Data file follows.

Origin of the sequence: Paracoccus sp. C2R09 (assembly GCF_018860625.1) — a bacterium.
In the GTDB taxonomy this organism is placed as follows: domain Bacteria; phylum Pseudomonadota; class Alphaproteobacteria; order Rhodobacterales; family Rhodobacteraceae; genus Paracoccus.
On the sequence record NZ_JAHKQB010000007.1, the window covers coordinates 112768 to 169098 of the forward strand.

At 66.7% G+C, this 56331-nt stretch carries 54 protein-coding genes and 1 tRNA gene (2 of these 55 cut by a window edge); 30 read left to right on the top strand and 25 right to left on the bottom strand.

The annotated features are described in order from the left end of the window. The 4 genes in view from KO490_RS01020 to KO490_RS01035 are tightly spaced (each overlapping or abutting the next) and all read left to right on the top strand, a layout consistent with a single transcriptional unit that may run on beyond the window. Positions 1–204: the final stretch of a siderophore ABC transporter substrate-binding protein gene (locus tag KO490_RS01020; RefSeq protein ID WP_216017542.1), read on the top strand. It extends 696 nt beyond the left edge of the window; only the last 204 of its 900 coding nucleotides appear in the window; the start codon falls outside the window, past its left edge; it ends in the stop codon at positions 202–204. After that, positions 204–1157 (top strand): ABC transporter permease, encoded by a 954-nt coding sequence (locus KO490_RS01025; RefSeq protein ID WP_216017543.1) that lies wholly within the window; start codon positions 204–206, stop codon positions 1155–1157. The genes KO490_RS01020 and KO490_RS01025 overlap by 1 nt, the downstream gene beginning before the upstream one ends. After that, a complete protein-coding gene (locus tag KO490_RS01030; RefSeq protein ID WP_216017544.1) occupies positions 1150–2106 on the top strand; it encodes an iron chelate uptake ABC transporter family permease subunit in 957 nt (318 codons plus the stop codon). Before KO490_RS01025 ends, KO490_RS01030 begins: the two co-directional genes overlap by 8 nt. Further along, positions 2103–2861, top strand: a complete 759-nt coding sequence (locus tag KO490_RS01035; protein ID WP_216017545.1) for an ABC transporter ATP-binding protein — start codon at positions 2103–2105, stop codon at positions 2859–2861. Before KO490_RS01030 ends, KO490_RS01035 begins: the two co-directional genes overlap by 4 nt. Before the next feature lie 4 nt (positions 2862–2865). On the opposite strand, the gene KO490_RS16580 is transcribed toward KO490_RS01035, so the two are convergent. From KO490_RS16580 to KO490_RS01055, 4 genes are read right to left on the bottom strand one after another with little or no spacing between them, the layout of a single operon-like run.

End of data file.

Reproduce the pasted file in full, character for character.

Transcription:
Origin of the sequence: Paracoccus sp. C2R09 (assembly GCF_018860625.1) — a bacterium.
In the GTDB taxonomy this organism is placed as follows: domain Bacteria; phylum Pseudomonadota; class Alphaproteobacteria; order Rhodobacterales; family Rhodobacteraceae; genus Paracoccus.
On the sequence record NZ_JAHKQB010000007.1, the window covers coordinates 112768 to 169098 of the forward strand.

At 66.7% G+C, this 56331-nt stretch carries 54 protein-coding genes and 1 tRNA gene (2 of these 55 cut by a window edge); 30 read left to right on the top strand and 25 right to left on the bottom strand.

The annotated features are described in order from the left end of the window. The 4 genes in view from KO490_RS01020 to KO490_RS01035 are tightly spaced (each overlapping or abutting the next) and all read left to right on the top strand, a layout consistent with a single transcriptional unit that may run on beyond the window. Positions 1–204: the final stretch of a siderophore ABC transporter substrate-binding protein gene (locus tag KO490_RS01020; RefSeq protein ID WP_216017542.1), read on the top strand. It extends 696 nt beyond the left edge of the window; only the last 204 of its 900 coding nucleotides appear in the window; the start codon falls outside the window, past its left edge; it ends in the stop codon at positions 202–204. After that, positions 204–1157 (top strand): ABC transporter permease, encoded by a 954-nt coding sequence (locus KO490_RS01025; RefSeq protein ID WP_216017543.1) that lies wholly within the window; start codon positions 204–206, stop codon positions 1155–1157. The genes KO490_RS01020 and KO490_RS01025 overlap by 1 nt, the downstream gene beginning before the upstream one ends. After that, a complete protein-coding gene (locus tag KO490_RS01030; RefSeq protein ID WP_216017544.1) occupies positions 1150–2106 on the top strand; it encodes an iron chelate uptake ABC transporter family permease subunit in 957 nt (318 codons plus the stop codon). Before KO490_RS01025 ends, KO490_RS01030 begins: the two co-directional genes overlap by 8 nt. Further along, positions 2103–2861, top strand: a complete 759-nt coding sequence (locus tag KO490_RS01035; protein ID WP_216017545.1) for an ABC transporter ATP-binding protein — start codon at positions 2103–2105, stop codon at positions 2859–2861. Before KO490_RS01030 ends, KO490_RS01035 begins: the two co-directional genes overlap by 4 nt. Before the next feature lie 4 nt (positions 2862–2865). On the opposite strand, the gene KO490_RS16580 is transcribed toward KO490_RS01035, so the two are convergent. From KO490_RS16580 to KO490_RS01055, 4 genes are read right to left on the bottom strand one after another with little or no spacing between them, the layout of a single operon-like run.